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Discussion Starter #21
It really blows me away that an XL250 would be on the list , being I have one and it was right under my nose , but mine is a earlier year , but close , from what I have researched on my XL250 , I believe the difference would be the early production XL250's had the SL250 engine in them, they were called MotorSports ------- this sprocket being interchangeable makes me wonder what else could be interchangeable , like maybe sticking a SL250 MotorSport jug sleeved up and upper or even a 500 jug and upper onto a 300 lower , but would think the jug bolts would not line up as with a 500 they would need to be a bigger spread ----just dreaming out load
Your 250 has the early design sprocket like you thought fishfiles... none of the newer part number sprockets will fit.
 

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Discussion Starter #22

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Discussion Starter #23 (Edited)
I wonder how much Remthal chainwheels would charge to cut a batch of say, 10. If I made an enquiry and the price was right would anybody be interested?
Might be cheaper to buy a bundle of these with a bulk discount:

https://www.partzilla.com/product/honda/14321-KB4-671

and chuck them up in a lathe to machine .090" out of the inboard side for the mounting flange... The forging is identical in diameter, pitch and width (6.4mm = .252") it just needs the flange area cut to move the centerline back in .090" where it belongs.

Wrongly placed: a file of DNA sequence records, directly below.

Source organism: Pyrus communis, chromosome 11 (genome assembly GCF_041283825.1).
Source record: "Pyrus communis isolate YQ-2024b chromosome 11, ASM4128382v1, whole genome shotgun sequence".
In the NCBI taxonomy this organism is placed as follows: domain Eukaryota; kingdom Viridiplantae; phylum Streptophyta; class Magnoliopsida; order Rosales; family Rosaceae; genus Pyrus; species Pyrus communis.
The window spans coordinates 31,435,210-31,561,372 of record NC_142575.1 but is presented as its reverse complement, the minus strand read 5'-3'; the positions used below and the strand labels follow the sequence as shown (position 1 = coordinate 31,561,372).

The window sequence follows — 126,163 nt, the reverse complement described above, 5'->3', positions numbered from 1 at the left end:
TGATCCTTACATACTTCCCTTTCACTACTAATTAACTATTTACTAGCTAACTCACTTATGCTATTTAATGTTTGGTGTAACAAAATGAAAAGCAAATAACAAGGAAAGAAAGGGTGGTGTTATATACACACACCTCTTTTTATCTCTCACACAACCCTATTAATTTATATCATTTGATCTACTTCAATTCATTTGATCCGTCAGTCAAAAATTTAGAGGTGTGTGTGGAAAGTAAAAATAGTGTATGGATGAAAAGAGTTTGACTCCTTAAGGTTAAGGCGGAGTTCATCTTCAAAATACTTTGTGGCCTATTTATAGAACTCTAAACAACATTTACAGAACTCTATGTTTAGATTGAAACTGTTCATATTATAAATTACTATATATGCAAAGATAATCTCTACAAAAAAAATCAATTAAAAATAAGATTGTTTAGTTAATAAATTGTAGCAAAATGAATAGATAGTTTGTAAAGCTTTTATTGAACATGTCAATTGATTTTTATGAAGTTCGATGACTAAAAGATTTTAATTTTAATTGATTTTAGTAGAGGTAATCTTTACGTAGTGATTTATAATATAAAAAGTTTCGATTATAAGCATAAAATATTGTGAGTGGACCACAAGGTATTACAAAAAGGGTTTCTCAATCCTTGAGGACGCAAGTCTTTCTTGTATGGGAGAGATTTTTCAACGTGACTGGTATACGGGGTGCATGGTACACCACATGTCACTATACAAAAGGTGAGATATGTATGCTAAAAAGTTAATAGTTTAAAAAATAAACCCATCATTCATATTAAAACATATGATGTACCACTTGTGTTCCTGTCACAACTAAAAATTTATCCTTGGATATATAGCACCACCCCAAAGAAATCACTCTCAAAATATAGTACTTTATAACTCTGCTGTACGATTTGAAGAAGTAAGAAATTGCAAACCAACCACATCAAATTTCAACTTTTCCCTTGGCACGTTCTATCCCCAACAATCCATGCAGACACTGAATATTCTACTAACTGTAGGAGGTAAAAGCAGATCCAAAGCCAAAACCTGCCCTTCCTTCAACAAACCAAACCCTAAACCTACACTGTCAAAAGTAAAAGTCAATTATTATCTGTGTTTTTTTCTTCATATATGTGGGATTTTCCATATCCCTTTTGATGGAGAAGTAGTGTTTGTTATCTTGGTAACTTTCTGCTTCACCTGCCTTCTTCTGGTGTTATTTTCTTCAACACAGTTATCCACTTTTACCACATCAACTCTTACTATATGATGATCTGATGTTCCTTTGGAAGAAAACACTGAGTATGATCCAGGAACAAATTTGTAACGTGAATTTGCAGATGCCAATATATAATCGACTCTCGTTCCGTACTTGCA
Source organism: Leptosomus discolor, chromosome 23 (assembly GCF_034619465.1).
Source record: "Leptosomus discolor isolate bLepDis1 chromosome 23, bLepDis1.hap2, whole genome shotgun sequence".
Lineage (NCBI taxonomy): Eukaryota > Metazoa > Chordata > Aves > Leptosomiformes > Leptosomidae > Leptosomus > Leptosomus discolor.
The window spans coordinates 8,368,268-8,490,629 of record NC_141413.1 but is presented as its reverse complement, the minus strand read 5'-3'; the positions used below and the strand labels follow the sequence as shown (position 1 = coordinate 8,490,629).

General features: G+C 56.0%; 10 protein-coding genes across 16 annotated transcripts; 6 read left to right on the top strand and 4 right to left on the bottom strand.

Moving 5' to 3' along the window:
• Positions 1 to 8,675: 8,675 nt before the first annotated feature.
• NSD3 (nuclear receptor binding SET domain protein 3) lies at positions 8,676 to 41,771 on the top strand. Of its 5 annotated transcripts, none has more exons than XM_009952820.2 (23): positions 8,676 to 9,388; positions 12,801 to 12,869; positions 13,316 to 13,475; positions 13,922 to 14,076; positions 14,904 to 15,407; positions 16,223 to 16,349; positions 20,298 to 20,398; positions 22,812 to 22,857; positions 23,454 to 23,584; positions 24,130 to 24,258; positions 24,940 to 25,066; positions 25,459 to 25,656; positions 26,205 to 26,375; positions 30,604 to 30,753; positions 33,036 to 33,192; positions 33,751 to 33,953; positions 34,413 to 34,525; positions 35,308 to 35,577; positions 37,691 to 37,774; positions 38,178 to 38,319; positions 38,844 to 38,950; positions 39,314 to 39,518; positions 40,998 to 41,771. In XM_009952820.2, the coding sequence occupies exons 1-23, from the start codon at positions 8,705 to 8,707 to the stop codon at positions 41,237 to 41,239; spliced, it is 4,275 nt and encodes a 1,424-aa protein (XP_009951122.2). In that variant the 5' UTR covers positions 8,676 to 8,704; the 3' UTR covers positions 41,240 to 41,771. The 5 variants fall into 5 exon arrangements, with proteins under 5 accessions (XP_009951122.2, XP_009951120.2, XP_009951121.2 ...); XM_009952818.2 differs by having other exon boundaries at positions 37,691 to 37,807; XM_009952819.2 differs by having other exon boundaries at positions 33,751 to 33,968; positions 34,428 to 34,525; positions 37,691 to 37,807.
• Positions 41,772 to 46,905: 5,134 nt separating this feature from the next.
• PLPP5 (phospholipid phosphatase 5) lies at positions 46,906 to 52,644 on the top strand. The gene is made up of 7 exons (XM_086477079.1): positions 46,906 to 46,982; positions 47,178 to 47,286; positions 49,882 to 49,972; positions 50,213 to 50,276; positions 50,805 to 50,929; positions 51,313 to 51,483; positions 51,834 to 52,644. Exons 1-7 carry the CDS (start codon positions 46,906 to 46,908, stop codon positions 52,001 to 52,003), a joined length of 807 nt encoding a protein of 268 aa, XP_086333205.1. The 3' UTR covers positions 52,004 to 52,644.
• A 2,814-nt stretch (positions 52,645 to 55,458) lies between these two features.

These were installed in CMX250C Rebel motors through 2009, so they should remain cheap and plentiful for a few more years.
 

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Discussion Starter #24
@mac102004 you should do a thread on big bores for 300’s your very knowledgeable in that field I have to say, maybe @retro or @shadetree would sticky it for future reference?
I 2nd that idea! It would get stickied alright... whaddya think mac102004?

I'd like to see your solution for the two extra head bolts, fitting the 500 head to the 350 jug casting. I'm not sure how I'll handle that yet.
 

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Do you think .090” would matter on a chain retro? That’s minuscule isn’t it.. I know it should be smack on centre but forgings could be out on an old motor by that much couldn’t they. On another note though, if anybody does want to go that route, post me your chain wheel and I’ll put it in the lathe for you, for free of course.
 

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Discussion Starter #26
Well, .090" doesn't sound like much considering the long chain length and distance between sprockets, but its enough to ruin the cam chain real quick. The upper sprocket centerline has to be directly in line with the lower sprocket center to allow the chain to become loaded on a single plane (straight pull) only. You might get away with +/- .005" max would be my guess, judging by the DID chain I have... but I wouldn't even allow that much on a high RPM motor. The chain link pins would be stressed and wear very quickly. The chain links might also rub and chew up the edge of the sprocket teeth due to such misalignment.

Endplay on crankshafts and cams rarely exceed a few thousands inch, even when worn completely out. So once the sprockets are set up correctly they should stay set up for the life of the motor.

FYI, there are some used sprockets for sale on the fLeebay with shiny/worn edges on teeth on one side. If I can find some again I'll post them... obviously Honda missed the setup on those motors.